This narrative accurately depicts American society’s mainstream philosophy and the inherent democratic flaws of inequity vis a vis superiority. All historical accountings were built upon lies and partial truths, strategically configured to exclude the American black from significance. We began from a position of conquer all by any means necessary, yet when X proclaimed similar sentiments, it was starkly disapproved. This was seen as a threat to privilege and status, when the aim was simple respect and equality as decreed in our foundational docs.
The U.S. version of capitalism and democracy rests solely upon ‘necessary’ inequity of some-people of color. Privilege and status quo is terribly afraid of reprisals from the marginalized majority, and this prevents substantial policy change. We continue to teach children from a yesterday approach, and students should be prepared for tomorrow. Solutions? They rest within the classroom and our ‘standardized’, ‘common core’ curricula. until instruction and texts reflect our history, plural, and not ‘his-story’, respect demographics, and boldly illustrate complete truths, inclusively, we teach children that some lives should be a ‘my-story’-untold, unknown and unimportant We will continue to facilitate ‘nationalism, in public and private learning institutions. And we ask ourselves why?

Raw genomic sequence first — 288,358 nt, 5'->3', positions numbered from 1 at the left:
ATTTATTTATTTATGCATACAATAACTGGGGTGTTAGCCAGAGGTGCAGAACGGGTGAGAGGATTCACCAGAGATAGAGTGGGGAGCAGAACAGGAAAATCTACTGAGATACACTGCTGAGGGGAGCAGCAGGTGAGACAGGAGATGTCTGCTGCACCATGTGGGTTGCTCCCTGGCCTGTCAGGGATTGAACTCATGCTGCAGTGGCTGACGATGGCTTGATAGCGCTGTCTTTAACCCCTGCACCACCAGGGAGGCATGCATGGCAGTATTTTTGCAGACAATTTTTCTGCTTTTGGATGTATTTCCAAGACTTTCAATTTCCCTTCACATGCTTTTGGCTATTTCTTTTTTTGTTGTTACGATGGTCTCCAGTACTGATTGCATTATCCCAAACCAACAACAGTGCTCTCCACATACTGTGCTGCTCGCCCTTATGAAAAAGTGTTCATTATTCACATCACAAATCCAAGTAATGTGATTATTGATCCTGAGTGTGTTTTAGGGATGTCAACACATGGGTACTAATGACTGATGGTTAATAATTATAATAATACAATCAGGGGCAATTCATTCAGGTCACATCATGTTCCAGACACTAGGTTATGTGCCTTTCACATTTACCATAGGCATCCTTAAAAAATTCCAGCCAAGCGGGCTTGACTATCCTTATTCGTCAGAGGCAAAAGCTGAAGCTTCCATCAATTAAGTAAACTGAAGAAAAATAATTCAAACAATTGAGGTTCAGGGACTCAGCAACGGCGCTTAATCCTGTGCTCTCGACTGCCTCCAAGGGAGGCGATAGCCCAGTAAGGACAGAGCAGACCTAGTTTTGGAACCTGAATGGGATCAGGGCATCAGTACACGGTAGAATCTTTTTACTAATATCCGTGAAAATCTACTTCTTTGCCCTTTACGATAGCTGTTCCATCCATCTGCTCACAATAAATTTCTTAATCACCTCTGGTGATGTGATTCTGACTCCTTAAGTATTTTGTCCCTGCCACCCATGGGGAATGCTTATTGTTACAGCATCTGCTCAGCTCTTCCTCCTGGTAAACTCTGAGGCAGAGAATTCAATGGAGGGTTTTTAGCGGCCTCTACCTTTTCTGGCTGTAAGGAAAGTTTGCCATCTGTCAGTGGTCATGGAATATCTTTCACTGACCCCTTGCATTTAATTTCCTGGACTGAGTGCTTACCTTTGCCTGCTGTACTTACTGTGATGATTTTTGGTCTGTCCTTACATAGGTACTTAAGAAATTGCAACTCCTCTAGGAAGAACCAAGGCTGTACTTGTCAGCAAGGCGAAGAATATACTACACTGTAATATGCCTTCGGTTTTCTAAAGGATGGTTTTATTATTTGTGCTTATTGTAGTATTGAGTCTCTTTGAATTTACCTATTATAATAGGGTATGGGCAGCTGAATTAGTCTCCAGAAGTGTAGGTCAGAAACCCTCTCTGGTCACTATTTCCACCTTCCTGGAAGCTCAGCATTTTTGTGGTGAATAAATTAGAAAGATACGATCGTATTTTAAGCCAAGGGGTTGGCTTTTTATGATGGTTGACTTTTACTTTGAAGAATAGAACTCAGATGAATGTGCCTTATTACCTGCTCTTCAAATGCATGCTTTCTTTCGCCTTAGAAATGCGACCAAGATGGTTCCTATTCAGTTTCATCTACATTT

Chimamanda Adichie confronts the dangers of a single story by describing her journey from childhood to celebrated Nigerian writer. Like Adichie, Haitian-American writer Roxane Gay deconstructs overly simplistic explanations for privilege by confronting her lived experiences as a black woman raised in an affluent home.
Interrogating race, social class, and gender, both Adichie and Gay speak to the inherent flaws with how these statuses historically and currently shape inequity and injustice in the U.S. Recently that has manifested itself in a renewed concern for nationalism, as demonstrated in the violence witnessed in Charlottesville, VA.
However, there is no single story about nationalism in the U.S.—especially if we consider the reasons behind nationalism movements in their historical contexts.
While political and media narratives try now to frame white nationalism and those who resist it as equal forces, let’s recall that Marcus Garvey’s back-to-Africa movement and black nationalism as espoused by the
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